Jen Kleidon

    Senior Research Assistant

    Jen completed a Master of Philosophy (Research) at the Queensland University of Technology in 2019. Her project was entitled “Development of an Excisable Selectable Marker System in Banana” and was in part funded by Horticulture Innovation Australia. This study was aimed at optimizing and implementing a novel steroid-inducible excision platform for the removal of integrated selectable marker genes following standard banana transformation. Jen’s studies resulted in the development of the world’s first marker-free banana plants, containing two different transgenes, one the green fluorescent protein (GFP) reporter gene and the other a hairpin RNA cassette for engineered resistance to banana bunchy top virus.

    Jen commenced employment with the Banana Biotechnology Program in April 1999, during this time she has developed skills around plant tissue culture/transformation, molecular biology and field sample collection and analysis. For the past five years she has been leading the tissue culture and transformation team for the Banana Biotechnology Program within the Centre for Agriculture and the Bioeconomy (QUT). For the past 17 years, one of Jen’s core responsibilities has been the initiation, multiplication and maintenance of banana ECSs which are  essential for the completion of large industry-funded programs, government-funded projects and post-graduate student studies.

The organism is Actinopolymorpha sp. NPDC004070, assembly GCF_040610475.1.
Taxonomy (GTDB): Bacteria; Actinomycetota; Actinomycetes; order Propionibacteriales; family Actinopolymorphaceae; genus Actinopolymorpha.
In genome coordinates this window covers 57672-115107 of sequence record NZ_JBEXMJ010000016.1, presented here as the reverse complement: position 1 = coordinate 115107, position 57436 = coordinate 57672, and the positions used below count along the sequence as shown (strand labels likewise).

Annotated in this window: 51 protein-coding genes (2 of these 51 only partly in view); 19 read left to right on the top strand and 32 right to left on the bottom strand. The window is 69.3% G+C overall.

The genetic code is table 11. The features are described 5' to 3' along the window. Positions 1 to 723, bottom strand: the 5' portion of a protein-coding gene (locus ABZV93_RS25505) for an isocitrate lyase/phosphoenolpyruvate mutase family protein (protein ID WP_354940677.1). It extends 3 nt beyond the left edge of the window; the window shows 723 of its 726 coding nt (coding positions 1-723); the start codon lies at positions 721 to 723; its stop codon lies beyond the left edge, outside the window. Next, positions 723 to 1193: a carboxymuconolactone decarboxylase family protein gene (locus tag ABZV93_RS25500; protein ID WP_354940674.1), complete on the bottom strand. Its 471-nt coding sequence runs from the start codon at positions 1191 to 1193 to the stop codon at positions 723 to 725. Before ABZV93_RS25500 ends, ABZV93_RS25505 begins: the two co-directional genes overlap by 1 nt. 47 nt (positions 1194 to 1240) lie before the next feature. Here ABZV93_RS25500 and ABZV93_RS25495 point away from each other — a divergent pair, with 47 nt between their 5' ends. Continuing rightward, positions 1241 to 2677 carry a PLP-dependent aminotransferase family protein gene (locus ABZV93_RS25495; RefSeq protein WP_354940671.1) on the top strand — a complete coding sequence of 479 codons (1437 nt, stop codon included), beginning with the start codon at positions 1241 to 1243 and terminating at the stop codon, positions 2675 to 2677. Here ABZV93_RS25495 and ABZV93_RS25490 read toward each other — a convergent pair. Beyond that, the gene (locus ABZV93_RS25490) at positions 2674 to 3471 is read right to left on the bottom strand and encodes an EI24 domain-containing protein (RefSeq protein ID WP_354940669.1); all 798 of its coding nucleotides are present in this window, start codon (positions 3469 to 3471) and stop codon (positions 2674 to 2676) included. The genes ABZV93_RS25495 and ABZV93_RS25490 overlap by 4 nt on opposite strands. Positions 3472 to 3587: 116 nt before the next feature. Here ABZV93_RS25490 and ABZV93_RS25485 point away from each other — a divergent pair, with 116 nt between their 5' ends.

Jen is currently employed on a Del Monte funded project aimed at engineering Cavendish plants with resistance to Fusaruim wilt TR4. Her main focus for this project has been to generate Cavendish lines containing susceptibility gene knockouts using a non-integrative gene editing platform.

    Prior to this, Jen coordinated the transformation, regeneration and field testing of GM plants containing up to thirty-five different resistance genes for either TR4 resistance or enhanced micronutrient content.

    In addition to bananas, Jen also has considerable tissue culture experience with other plant species, including tobacco, sugar cane, rice, papaya and taro and have genetically transformed these crops using biolistics and Agrobacterium-mediated methods.